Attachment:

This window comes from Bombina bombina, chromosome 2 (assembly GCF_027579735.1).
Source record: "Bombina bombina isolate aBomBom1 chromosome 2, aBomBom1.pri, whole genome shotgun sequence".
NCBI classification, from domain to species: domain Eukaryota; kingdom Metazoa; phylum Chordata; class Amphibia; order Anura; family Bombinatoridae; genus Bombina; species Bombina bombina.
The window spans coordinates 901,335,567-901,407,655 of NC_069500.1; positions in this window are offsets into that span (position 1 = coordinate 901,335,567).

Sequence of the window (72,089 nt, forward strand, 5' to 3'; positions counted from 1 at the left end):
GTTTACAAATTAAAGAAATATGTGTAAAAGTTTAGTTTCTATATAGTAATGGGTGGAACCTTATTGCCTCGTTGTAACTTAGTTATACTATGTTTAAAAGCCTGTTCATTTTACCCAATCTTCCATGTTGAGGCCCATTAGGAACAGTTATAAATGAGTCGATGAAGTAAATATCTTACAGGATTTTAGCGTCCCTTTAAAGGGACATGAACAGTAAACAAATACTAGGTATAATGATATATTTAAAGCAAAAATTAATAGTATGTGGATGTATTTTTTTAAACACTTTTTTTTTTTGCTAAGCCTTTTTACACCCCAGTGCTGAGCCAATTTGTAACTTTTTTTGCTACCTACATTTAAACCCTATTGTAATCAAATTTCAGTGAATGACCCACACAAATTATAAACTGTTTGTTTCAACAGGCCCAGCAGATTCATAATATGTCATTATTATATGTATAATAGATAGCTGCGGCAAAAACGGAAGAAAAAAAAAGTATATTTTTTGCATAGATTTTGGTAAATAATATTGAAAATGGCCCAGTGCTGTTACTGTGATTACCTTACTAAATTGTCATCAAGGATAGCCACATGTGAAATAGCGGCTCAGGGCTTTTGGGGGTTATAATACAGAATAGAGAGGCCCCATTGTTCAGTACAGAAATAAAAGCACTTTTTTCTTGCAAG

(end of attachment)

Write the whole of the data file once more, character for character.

This window comes from Bombina bombina, chromosome 2 (assembly GCF_027579735.1).
Source record: "Bombina bombina isolate aBomBom1 chromosome 2, aBomBom1.pri, whole genome shotgun sequence".
NCBI classification, from domain to species: domain Eukaryota; kingdom Metazoa; phylum Chordata; class Amphibia; order Anura; family Bombinatoridae; genus Bombina; species Bombina bombina.
The window spans coordinates 901,335,567-901,407,655 of NC_069500.1; positions in this window are offsets into that span (position 1 = coordinate 901,335,567).

Sequence of the window (72,089 nt, forward strand, 5' to 3'; positions counted from 1 at the left end):
GTTTACAAATTAAAGAAATATGTGTAAAAGTTTAGTTTCTATATAGTAATGGGTGGAACCTTATTGCCTCGTTGTAACTTAGTTATACTATGTTTAAAAGCCTGTTCATTTTACCCAATCTTCCATGTTGAGGCCCATTAGGAACAGTTATAAATGAGTCGATGAAGTAAATATCTTACAGGATTTTAGCGTCCCTTTAAAGGGACATGAACAGTAAACAAATACTAGGTATAATGATATATTTAAAGCAAAAATTAATAGTATGTGGATGTATTTTTTTAAACACTTTTTTTTTTTGCTAAGCCTTTTTACACCCCAGTGCTGAGCCAATTTGTAACTTTTTTTGCTACCTACATTTAAACCCTATTGTAATCAAATTTCAGTGAATGACCCACACAAATTATAAACTGTTTGTTTCAACAGGCCCAGCAGATTCATAATATGTCATTATTATATGTATAATAGATAGCTGCGGCAAAAACGGAAGAAAAAAAAAGTATATTTTTTGCATAGATTTTGGTAAATAATATTGAAAATGGCCCAGTGCTGTTACTGTGATTACCTTACTAAATTGTCATCAAGGATAGCCACATGTGAAATAGCGGCTCAGGGCTTTTGGGGGTTATAATACAGAATAGAGAGGCCCCATTGTTCAGTACAGAAATAAAAGCACTTTTTTCTTGCAAG